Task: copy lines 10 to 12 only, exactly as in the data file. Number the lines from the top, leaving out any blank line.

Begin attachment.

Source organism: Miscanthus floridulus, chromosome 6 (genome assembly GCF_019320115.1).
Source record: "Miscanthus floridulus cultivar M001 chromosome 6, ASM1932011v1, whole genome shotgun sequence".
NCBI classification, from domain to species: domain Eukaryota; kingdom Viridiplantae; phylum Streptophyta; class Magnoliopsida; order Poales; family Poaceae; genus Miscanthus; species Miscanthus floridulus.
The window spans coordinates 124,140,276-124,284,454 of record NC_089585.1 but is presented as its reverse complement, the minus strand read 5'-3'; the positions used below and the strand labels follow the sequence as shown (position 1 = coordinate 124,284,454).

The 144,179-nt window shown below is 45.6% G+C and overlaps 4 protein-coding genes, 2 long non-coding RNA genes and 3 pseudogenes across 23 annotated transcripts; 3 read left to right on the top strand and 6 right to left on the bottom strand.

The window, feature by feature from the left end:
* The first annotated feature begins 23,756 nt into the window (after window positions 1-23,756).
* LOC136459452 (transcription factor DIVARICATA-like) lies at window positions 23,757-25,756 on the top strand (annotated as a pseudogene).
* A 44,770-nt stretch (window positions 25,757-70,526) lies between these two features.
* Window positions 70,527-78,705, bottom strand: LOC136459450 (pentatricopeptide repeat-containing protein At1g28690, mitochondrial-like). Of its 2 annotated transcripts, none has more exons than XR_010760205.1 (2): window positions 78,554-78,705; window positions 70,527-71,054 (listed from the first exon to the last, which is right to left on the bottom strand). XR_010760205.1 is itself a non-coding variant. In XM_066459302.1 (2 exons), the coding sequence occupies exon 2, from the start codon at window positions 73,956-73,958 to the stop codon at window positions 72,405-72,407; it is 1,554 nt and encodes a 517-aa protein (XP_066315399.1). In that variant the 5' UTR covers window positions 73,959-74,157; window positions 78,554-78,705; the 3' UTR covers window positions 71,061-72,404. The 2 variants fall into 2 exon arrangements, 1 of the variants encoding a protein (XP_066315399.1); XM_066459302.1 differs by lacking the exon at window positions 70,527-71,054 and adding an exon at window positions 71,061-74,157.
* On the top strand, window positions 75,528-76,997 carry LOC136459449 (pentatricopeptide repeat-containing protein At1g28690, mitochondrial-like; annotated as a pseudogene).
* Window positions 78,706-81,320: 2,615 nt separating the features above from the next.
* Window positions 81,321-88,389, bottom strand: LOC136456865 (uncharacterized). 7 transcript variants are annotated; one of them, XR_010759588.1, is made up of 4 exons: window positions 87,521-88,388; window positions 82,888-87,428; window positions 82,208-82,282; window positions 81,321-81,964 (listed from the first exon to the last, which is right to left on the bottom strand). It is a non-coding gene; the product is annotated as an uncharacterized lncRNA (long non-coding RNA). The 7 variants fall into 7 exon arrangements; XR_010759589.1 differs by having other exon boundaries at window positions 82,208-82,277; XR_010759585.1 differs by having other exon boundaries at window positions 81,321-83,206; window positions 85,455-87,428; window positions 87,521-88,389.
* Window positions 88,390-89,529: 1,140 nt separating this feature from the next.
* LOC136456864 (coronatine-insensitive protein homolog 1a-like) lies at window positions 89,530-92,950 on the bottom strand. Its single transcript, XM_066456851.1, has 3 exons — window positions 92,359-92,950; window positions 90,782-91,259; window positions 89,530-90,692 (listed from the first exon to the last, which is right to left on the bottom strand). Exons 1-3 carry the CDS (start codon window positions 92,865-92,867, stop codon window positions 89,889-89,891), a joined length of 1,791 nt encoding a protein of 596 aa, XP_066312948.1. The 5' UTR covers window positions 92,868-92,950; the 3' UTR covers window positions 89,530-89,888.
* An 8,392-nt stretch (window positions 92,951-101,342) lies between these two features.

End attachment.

* Window positions 70,527-78,705, bottom strand: LOC136459450 (pentatricopeptide repeat-containing protein At1g28690, mitochondrial-like). Of its 2 annotated transcripts, none has more exons than XR_010760205.1 (2): window positions 78,554-78,705; window positions 70,527-71,054 (listed from the first exon to the last, which is right to left on the bottom strand). XR_010760205.1 is itself a non-coding variant. In XM_066459302.1 (2 exons), the coding sequence occupies exon 2, from the start codon at window positions 73,956-73,958 to the stop codon at window positions 72,405-72,407; it is 1,554 nt and encodes a 517-aa protein (XP_066315399.1). In that variant the 5' UTR covers window positions 73,959-74,157; window positions 78,554-78,705; the 3' UTR covers window positions 71,061-72,404. The 2 variants fall into 2 exon arrangements, 1 of the variants encoding a protein (XP_066315399.1); XM_066459302.1 differs by lacking the exon at window positions 70,527-71,054 and adding an exon at window positions 71,061-74,157.
* On the top strand, window positions 75,528-76,997 carry LOC136459449 (pentatricopeptide repeat-containing protein At1g28690, mitochondrial-like; annotated as a pseudogene).
* Window positions 78,706-81,320: 2,615 nt separating the features above from the next.